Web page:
“One of the biggest things for me as a queer person is allies letting queer people speak. Lift up their voices instead of trying to speak for them. Call non-queer people out for queer-baiting/pandering to the LGBTQ+ community.”

- Ashton Carr

Photo by  Jana Sabeth Schultz  on Unsplash

Photo by Jana Sabeth Schultz on Unsplash

“I guess just listen and not argue? Asexuals are often told they're wrong about their choice, and we're "in denial" or "were abused" or "just really abstinent.” It's really rude to try and correct someone on their sexuality. We know ourselves better than you do.” - Jessica Aves

“Making it (whatever "it" may happen to be) not about you, but about LGBT+ people. Sharing their perspectives rather than your own. Using your platform to lift them up instead of using them as a platform to lift yourself up. A real ally supports ALL LGBT+ people. If you only stick up for a white cis male and not a trans woman of color, that’s not being an ally to the community.” - Marko Bajzer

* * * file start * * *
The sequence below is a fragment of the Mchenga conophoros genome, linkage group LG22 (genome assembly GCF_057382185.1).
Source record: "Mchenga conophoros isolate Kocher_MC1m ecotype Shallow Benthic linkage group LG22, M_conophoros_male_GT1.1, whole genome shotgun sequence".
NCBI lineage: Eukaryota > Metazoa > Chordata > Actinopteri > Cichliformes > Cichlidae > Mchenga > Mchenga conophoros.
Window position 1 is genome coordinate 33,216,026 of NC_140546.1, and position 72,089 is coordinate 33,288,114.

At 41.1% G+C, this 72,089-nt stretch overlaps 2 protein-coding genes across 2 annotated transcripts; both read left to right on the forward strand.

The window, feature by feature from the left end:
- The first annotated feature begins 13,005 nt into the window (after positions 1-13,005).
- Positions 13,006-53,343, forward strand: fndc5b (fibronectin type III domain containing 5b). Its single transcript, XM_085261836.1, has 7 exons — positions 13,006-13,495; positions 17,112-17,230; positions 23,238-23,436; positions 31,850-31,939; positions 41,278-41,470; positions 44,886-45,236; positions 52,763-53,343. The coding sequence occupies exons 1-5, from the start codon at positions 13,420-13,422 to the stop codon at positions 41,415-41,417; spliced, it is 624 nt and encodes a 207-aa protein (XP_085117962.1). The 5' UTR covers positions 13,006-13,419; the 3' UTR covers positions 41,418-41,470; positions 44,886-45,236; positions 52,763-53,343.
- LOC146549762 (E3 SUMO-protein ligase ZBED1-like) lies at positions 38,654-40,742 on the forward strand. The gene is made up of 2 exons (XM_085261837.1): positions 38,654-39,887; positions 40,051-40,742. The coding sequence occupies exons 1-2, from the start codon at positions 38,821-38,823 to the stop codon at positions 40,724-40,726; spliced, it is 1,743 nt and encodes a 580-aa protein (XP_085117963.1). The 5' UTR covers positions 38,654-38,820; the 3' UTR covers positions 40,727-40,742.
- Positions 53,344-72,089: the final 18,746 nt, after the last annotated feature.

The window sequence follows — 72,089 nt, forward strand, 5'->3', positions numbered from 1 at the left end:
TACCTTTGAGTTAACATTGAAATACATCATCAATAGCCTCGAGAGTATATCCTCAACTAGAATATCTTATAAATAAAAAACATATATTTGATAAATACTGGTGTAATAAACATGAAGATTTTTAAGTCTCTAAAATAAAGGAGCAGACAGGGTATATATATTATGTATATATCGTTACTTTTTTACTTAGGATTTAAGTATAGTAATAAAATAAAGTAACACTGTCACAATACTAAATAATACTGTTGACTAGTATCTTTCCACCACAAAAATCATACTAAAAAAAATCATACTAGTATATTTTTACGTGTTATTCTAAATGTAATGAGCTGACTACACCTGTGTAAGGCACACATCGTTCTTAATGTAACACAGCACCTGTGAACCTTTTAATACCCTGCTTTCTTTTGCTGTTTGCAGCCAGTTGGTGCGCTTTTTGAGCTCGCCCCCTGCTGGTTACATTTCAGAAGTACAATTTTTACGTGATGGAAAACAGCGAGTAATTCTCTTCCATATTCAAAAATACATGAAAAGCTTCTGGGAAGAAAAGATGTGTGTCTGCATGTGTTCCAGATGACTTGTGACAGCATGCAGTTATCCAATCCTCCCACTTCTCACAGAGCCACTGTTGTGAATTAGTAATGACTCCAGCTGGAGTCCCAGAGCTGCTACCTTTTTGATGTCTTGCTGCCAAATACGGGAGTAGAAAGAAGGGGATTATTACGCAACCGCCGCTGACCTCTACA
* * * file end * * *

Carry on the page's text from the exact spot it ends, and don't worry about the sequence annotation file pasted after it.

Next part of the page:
“Do your research. Buy from places that actually donate to LGBTQ people and aren’t just looking to make a quick buck off of our Pride. 

We are not your “gay friend.” We are your friends who just so happen to be gay. 

It’s okay to make mistakes in pronouns or other terms, as long as you are trying to learn and are willing to be corrected.

If we make jokes about our identity/sexuality that doesn’t mean you can. If you’re a good enough friend and we’re comfortable enough with you making jokes with us, that doesn’t mean you can make jokes to others.

You will not understand the specific fear we have of just being ourselves, and that’s okay. You don’t need to understand it to support us. If we ask you to do something as simple as to come to the public restroom with us, do it.”

- Kate Miller 

Photo by  Denin Lawley  on Unsplash

Photo by Denin Lawley on Unsplash

“I think in general people should view their sexuality and gender on a sliding spectrum that can change throughout their lifetime. So for an ally to realize that their own and other people’s preferences/identities can be fluid is important!